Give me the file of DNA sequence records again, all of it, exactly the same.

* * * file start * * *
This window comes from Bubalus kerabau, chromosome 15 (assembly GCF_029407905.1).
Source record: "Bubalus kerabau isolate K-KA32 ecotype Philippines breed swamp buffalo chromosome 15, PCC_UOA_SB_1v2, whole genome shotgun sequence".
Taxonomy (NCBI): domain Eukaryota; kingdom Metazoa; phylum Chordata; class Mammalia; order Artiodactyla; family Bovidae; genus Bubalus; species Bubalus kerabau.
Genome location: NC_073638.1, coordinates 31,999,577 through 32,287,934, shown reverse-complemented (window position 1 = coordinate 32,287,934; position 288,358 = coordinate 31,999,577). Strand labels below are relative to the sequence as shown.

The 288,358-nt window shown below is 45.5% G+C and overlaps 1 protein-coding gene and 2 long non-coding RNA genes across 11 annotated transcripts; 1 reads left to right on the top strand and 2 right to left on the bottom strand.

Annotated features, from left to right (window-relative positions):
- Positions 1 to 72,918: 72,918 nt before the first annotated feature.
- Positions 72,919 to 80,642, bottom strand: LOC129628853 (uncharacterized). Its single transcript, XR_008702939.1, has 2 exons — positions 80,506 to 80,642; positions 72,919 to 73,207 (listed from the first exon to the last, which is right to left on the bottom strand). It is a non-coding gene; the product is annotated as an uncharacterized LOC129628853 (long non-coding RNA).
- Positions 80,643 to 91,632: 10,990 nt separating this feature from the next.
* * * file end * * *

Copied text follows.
This window comes from Bubalus kerabau, chromosome 15 (assembly GCF_029407905.1).
Source record: "Bubalus kerabau isolate K-KA32 ecotype Philippines breed swamp buffalo chromosome 15, PCC_UOA_SB_1v2, whole genome shotgun sequence".
Taxonomy (NCBI): domain Eukaryota; kingdom Metazoa; phylum Chordata; class Mammalia; order Artiodactyla; family Bovidae; genus Bubalus; species Bubalus kerabau.
Genome location: NC_073638.1, coordinates 31,999,577 through 32,287,934, shown reverse-complemented (window position 1 = coordinate 32,287,934; position 288,358 = coordinate 31,999,577). Strand labels below are relative to the sequence as shown.

The 288,358-nt window shown below is 45.5% G+C and overlaps 1 protein-coding gene and 2 long non-coding RNA genes across 11 annotated transcripts; 1 reads left to right on the top strand and 2 right to left on the bottom strand.

Annotated features, from left to right (window-relative positions):
- Positions 1 to 72,918: 72,918 nt before the first annotated feature.
- Positions 72,919 to 80,642, bottom strand: LOC129628853 (uncharacterized). Its single transcript, XR_008702939.1, has 2 exons — positions 80,506 to 80,642; positions 72,919 to 73,207 (listed from the first exon to the last, which is right to left on the bottom strand). It is a non-coding gene; the product is annotated as an uncharacterized LOC129628853 (long non-coding RNA).
- Positions 80,643 to 91,632: 10,990 nt separating this feature from the next.